The Corner

Radicalism in the Mosque Debate

Michael Moore is all for the Ground Zero Mosque. More than that, he would like to see the mosque on Ground Zero, not just next to it. I mention this in Impromptus today. What I do not mention — and add here — is that Joe Klein of Time magazine takes the same position. Last month, he wrote, “I am, admittedly, a bit radical on this subject: I think Ground Zero itself — not a building two blocks away — would be a terrific site for a mosque, as a demonstration of American freedom, one of the truly superior qualities our nation offers the world.”

As I say in my column, why not a mosque on the Pennsylvania field? And maybe we could do something about the Pentagon?

This debate long ago got very weird. For one thing, support of the Ground Zero Mosque has become a test of patriotism and Americanism: If you object to the mosque, you must hate James Madison, the Liberty Bell, and Betsy Ross.

Klein wrote, “. . . you don’t have to agree with me. . . . You just have to like the Constitution. I love it.”

Yeah, yeah: Well, as a Constitution-hater, let me say that there’s a heavy dose of McCarthyism in the rhetoric of the Left, particularly as the Left speaks about the mosque. And McCarthyism, of course, is perfectly respectable on the left, verboten only on the right: Tailgunner Joe made it that way. (Thanks a lot, Joe.)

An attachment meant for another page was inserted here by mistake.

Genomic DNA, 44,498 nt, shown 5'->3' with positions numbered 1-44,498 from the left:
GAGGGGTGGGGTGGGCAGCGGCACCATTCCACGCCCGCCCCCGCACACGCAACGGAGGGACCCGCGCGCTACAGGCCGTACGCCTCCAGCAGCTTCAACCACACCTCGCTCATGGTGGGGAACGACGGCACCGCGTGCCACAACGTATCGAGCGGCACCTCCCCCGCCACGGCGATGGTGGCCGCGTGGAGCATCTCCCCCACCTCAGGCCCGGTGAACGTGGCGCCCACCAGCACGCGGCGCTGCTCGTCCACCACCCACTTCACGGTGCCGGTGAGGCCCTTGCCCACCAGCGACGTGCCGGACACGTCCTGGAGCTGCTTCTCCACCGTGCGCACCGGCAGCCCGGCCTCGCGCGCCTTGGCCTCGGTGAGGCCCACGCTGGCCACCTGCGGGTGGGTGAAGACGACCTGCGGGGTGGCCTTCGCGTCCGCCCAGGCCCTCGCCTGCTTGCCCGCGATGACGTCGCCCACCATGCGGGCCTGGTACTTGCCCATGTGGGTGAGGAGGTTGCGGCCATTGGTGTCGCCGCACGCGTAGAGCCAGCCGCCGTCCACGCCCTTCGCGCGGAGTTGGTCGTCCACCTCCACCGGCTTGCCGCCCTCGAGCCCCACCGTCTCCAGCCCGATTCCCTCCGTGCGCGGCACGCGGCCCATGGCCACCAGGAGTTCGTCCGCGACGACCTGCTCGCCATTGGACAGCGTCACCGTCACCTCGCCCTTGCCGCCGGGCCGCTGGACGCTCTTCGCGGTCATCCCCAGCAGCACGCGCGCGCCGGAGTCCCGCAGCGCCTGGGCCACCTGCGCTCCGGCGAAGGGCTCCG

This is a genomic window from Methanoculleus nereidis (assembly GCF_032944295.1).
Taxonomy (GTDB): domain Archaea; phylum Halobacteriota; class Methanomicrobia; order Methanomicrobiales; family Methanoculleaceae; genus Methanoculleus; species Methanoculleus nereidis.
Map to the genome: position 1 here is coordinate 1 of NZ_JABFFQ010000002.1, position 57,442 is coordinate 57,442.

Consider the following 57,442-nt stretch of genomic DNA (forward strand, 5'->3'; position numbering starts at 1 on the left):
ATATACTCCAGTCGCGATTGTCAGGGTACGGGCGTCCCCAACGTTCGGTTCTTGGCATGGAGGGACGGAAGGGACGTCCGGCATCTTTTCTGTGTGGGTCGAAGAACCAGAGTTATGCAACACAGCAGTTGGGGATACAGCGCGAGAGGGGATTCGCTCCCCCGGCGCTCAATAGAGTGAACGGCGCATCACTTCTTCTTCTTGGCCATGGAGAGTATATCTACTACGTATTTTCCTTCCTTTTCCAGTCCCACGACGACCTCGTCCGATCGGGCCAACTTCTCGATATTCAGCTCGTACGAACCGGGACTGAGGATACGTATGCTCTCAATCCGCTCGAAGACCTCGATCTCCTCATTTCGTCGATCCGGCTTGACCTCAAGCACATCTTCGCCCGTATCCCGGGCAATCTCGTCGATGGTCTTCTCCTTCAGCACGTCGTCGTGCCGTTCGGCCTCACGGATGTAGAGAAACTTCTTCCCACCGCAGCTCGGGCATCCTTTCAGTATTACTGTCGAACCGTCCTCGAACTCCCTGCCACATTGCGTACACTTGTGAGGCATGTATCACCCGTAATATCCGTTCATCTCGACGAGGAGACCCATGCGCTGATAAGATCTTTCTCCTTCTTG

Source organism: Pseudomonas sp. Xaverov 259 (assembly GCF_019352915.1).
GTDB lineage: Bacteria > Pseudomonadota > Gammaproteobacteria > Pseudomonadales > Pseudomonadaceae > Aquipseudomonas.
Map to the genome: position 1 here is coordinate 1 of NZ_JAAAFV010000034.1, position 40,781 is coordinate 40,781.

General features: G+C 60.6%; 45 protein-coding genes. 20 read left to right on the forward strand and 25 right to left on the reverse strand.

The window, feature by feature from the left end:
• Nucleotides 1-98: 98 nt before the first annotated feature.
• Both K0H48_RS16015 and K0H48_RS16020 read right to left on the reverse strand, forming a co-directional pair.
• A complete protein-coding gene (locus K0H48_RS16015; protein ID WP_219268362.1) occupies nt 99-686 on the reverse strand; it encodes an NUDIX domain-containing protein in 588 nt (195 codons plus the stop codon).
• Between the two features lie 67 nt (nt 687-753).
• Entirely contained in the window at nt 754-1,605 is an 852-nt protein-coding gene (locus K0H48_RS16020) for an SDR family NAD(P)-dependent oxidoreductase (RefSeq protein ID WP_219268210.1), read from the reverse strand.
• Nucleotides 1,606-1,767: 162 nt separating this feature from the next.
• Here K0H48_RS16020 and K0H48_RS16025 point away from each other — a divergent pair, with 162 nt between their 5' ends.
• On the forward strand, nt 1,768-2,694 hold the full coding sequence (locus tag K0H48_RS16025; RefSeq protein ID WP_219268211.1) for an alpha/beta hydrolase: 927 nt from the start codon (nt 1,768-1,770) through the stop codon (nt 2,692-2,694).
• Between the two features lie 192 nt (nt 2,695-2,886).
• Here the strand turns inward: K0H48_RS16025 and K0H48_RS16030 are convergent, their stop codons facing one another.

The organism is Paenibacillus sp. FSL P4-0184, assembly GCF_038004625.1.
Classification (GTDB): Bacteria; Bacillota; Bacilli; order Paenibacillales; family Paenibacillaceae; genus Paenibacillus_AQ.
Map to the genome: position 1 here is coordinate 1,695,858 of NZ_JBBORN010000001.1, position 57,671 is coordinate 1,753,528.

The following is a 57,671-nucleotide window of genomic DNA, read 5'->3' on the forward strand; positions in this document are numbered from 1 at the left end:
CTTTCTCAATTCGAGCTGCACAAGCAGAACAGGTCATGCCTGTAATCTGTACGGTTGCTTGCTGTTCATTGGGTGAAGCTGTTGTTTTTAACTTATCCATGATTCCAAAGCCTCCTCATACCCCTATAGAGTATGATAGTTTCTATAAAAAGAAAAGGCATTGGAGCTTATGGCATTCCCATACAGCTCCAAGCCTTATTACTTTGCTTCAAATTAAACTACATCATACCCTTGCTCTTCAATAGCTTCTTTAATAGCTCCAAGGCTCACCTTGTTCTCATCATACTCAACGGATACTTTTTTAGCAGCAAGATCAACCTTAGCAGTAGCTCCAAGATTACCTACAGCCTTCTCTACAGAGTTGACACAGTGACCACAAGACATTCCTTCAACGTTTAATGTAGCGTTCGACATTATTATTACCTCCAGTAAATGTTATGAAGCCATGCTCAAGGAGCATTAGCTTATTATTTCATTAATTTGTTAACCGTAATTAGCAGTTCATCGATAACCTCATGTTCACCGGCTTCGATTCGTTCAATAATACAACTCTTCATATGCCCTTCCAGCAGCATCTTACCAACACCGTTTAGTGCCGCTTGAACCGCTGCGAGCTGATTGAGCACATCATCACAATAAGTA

Remember when Howard Dean said of the attorney general of the United States, “John Ashcroft is not a patriot”? If a conservative had said that about a liberal, he would probably have been drummed out of public life. Howard Dean became chairman of the Democratic National Committee.

Of course, he also said, “I hate the Republicans and everything they stand for.” Plus, “This” — meaning politics at large — “is a struggle of good and evil. And we’re the good.”

Often, it can appear that being on the left means being able to say whatever the hell you want.

Two more comments, both related to Joe Klein: Would the conservative equivalent of Klein — someone at the Time magazine level — ever write, “I love it,” in reference to the Constitution? I mean, isn’t that a little . . . crass?

Second, Klein’s 1996 novel Primary Colors is really, really good. So good, in fact, that when its author was known only as “Anonymous,” I suspected Chris Buckley wrote it.

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